By John L. Guerra
GRC & Fraud Software Journal
Another former IT worker is headed to prison for sabotaging his ex-employer’s computer networks, reminding companies the risk disgruntled employees can pose to their systems.
Anastasio N. Laoutaris has been sentenced to more than nine years in prison and fined $1.7 million for attacking his former employer’s computer system in 2011.
Laoutaris, 41, worked as an IT engineer for a Dallas law firm. Several months after he stopped working at the firm, Laoutaris accessed the systems and caused damage, “deleting or disabling hundreds of user accounts, desktop and laptop accounts, and user email accounts.”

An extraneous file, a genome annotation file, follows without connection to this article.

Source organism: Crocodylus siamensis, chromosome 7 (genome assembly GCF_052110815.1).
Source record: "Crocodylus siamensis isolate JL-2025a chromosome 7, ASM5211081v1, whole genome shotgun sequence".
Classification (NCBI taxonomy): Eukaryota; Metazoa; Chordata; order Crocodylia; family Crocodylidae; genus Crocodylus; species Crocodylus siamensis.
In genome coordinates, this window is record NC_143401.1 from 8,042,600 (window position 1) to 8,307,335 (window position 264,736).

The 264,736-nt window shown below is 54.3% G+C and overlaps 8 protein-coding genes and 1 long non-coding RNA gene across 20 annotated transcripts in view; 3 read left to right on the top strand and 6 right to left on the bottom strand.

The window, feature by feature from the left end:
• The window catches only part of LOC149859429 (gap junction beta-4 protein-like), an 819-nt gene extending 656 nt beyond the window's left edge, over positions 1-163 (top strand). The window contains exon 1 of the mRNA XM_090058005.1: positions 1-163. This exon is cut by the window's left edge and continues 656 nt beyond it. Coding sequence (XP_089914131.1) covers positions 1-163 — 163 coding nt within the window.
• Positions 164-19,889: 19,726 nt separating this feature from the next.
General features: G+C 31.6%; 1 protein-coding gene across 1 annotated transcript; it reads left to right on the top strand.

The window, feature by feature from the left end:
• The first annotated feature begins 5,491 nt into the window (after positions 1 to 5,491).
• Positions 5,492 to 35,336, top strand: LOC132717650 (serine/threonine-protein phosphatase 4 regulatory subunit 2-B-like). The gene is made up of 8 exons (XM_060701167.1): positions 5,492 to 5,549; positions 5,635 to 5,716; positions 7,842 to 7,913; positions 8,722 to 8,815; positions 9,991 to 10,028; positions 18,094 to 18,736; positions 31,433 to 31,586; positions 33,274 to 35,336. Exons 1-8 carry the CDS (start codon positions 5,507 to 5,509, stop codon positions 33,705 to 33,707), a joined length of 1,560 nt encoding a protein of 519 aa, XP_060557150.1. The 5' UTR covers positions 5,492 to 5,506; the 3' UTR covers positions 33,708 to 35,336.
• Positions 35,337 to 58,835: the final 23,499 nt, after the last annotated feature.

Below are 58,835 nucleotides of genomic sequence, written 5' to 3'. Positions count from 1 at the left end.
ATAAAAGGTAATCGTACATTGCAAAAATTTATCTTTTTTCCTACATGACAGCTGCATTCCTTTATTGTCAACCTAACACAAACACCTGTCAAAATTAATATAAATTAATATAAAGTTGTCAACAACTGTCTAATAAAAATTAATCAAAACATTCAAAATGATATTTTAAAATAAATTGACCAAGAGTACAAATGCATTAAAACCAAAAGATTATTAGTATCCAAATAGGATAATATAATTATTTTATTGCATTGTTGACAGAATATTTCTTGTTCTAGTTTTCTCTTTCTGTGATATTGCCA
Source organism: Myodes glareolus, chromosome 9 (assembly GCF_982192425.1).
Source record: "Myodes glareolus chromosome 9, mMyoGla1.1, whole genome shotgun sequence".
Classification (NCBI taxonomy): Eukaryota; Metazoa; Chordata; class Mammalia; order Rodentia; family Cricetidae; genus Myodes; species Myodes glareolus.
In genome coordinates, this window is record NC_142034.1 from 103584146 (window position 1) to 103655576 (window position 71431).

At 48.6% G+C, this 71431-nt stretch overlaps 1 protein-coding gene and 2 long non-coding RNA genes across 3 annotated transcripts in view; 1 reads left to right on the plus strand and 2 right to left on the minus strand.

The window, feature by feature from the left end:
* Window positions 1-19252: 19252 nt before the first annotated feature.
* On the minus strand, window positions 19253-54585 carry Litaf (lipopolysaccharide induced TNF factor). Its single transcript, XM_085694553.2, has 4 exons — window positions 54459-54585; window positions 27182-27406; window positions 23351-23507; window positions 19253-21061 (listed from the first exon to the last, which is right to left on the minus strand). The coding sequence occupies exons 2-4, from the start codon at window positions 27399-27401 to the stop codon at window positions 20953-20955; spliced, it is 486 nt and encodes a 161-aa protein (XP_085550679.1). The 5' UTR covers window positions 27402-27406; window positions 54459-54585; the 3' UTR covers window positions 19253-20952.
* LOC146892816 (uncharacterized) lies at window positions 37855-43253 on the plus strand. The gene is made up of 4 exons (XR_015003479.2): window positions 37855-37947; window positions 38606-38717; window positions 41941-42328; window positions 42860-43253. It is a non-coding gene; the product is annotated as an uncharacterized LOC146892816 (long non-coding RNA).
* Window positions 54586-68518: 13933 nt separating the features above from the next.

Dark Reading reports that the IT engineer hacked former employer Locke Lord LLP’s networks and issued commands that deleted or disabled hundreds of user accounts, desktop and laptop accounts, and user e-mail accounts.
Jake Williams, a SANS Institute course author and founder of Rendition InfoSec, has warned companies before that disgruntled former IT employees pose security risks.
“Failure to terminate access during employee separation continues to be a weakness at many organizations,” Williams says. “Just having a policy is not enough. Organizations should ensure that supervisors at every level know that it is their responsibility to notify IT to suspend access for separated employees as soon as possible.”